Though modern-day Brooklyn is coextensive with Kings County, this was not always the case. South Brooklyn, an area in central Kings County extending to the former Brooklyn city line near Green-Wood Cemetery's southern border, was originally settled by the Canarsee Indians, one of several indigenous Lenape peoples who farmed and hunted on the land. The Lenape typically lived in wigwams, and had larger fishing and hunting communities near freshwater sites on higher land. Several Lenape roads crossed the landscape and were later widened into "ferry roads" by 17th-century Dutch settlers, since they were used to provide transport to the waterfront. One was the Flatbush Road, running roughly north–south to the east of the path of present-day Flatbush Avenue. Just north of modern-day Park Slope was the Jamaica Road, running east to Jamaica, Queens, on what is now the path of Fulton Street.

The first European settlement occurred in 1637-1639 when Willem Kieft, the Dutch West India Company's director, purchased almost all land in what is now Brooklyn and Queens. The area was used as farmland over the next two centuries.

During the American Revolutionary War, on August 27, 1776, the Park Slope area served as the backdrop for the beginning of the Battle of Long Island. In this battle, over 10,000 British soldiers and Hessian mercenaries routed outnumbered American forces, which resulted in the British occupation of Long and Staten Islands. The Battle Pass site is now preserved in Prospect Park, while on Fifth Avenue, there is a reconstruction of the Old Stone House, a farmhouse where a countercharge covered the American retreat.

19th century

Early development

Transit from Park Slope improved in the early 19th century. The Brooklyn, Jamaica and Flatbush Turnpike Company was incorporated in 1809 to widen the Flatbush and Jamaica ferry roads, prior to the establishment of the Fulton Ferry to Manhattan in 1814.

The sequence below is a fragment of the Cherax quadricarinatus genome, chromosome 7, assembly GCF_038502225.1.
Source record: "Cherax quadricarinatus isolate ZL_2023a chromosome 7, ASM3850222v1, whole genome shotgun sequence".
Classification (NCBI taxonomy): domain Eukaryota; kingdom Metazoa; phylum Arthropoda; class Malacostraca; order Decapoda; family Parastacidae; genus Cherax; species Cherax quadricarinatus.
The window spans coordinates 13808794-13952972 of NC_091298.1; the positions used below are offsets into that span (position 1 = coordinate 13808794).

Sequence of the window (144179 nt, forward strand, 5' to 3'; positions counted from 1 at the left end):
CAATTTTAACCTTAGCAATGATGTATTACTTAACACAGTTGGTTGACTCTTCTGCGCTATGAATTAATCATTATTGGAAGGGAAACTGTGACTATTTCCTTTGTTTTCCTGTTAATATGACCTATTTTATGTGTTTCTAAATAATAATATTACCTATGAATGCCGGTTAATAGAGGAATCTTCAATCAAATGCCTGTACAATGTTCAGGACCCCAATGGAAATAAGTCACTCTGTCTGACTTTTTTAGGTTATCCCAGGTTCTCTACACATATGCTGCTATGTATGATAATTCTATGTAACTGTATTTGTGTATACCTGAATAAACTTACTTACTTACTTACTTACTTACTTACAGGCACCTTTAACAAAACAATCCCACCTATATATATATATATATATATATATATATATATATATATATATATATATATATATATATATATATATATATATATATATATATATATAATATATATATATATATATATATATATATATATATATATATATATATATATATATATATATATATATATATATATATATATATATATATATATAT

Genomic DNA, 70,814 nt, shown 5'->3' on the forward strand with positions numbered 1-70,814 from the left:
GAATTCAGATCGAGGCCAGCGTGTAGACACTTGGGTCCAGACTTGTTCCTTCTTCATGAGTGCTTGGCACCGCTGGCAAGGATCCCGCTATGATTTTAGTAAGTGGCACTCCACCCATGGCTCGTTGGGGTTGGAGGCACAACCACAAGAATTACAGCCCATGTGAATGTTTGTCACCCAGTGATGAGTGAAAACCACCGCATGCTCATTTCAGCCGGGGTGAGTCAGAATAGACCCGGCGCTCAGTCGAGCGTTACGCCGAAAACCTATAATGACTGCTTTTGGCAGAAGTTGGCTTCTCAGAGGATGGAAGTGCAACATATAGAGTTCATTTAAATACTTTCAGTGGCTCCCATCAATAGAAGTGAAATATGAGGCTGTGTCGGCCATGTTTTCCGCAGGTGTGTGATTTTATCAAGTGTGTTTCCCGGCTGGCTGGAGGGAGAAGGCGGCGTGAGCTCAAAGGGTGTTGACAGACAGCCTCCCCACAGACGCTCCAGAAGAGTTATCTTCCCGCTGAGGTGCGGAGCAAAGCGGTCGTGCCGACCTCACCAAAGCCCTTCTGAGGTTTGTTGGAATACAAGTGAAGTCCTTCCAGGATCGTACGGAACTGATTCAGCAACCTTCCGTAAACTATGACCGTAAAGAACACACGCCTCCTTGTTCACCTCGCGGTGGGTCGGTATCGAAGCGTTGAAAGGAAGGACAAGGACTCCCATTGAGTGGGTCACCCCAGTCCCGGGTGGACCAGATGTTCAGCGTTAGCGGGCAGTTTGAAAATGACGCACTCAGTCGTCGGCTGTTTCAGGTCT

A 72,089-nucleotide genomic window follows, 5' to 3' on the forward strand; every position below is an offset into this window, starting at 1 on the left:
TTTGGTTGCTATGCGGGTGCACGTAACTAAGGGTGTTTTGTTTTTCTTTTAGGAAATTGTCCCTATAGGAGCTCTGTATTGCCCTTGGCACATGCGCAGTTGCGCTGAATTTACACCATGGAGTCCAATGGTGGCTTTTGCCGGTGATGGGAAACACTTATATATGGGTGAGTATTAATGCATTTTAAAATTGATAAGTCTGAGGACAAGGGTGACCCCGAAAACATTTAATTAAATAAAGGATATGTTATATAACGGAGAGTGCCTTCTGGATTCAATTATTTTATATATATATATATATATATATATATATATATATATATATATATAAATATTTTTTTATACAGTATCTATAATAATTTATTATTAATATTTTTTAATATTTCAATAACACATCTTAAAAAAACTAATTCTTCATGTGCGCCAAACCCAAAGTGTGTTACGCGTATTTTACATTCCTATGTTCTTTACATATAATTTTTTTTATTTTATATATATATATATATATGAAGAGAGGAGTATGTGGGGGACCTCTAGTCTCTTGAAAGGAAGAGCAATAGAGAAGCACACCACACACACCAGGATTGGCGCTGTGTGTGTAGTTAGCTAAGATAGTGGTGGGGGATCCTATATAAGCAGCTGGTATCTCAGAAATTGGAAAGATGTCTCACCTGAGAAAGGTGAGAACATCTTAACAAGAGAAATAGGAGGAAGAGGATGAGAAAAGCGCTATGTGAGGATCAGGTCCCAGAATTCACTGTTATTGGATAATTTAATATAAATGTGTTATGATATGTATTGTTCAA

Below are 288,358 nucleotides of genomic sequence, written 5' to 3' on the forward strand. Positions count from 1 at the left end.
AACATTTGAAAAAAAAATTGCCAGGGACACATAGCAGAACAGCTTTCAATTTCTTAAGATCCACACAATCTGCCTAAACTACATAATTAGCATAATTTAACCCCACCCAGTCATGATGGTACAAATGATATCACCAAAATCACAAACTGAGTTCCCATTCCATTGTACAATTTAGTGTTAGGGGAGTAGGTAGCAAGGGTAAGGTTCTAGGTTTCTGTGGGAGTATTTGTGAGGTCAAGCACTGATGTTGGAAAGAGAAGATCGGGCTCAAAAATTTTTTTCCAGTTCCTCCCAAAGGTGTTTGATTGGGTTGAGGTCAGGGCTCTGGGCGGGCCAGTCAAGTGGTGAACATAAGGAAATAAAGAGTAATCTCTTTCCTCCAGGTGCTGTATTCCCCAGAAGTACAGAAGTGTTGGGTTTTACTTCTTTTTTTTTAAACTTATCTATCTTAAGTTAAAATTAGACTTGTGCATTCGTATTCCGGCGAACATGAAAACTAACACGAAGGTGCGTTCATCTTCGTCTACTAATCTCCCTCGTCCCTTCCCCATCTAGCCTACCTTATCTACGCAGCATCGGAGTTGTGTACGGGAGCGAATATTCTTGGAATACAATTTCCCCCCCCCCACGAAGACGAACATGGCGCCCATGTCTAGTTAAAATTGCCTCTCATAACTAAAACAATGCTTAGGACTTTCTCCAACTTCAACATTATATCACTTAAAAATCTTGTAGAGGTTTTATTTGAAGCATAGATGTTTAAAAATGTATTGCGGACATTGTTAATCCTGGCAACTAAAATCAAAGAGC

Afterward, stagecoaches started running on Flatbush Road in 1830, with omnibus service following four years later. The land comprising what is now Park Slope was still mostly undeveloped c. 1810. There were a couple of houses on and around Prospect Hill, a tavern, and a resort; the section of Flatbush Road through present-day Prospect Park contained ponds of standing water, which caused fevers and other illnesses. Soon afterward, the land was split up into rectangular parcels, which were bought by numerous people and cultivated as farmland. As in the rest of Kings County, the farmland was likely dependent on slave labor.

The farm parcels were further split in the 19th century, allowing for the development of smaller urban lots. After Brooklyn was incorporated as a city in 1834, the Commissioners Plan of 1839 was devised, a street plan that extended to South Brooklyn. Park Slope was originally located in the northern section of the Eighth Ward, which at the time was the city's least populous ward.

The Brooklyn and Jamaica Railroad started running on Atlantic Avenue, north of Park Slope, in 1836. The railroad's presence did not hasten the slow rate of residential growth in South Brooklyn because the locomotives provided slow and inefficient service. Horse-drawn railcar companies provided competition to the railroad: the first, the Brooklyn City Railroad, was founded in 1853. Other streetcar routes were founded, including a line on Flatbush Avenue in 1875, as well as the Atlantic Avenue Company's Fifth Avenue and Ninth Avenue lines, the latter of which served the Eighth Ward directly.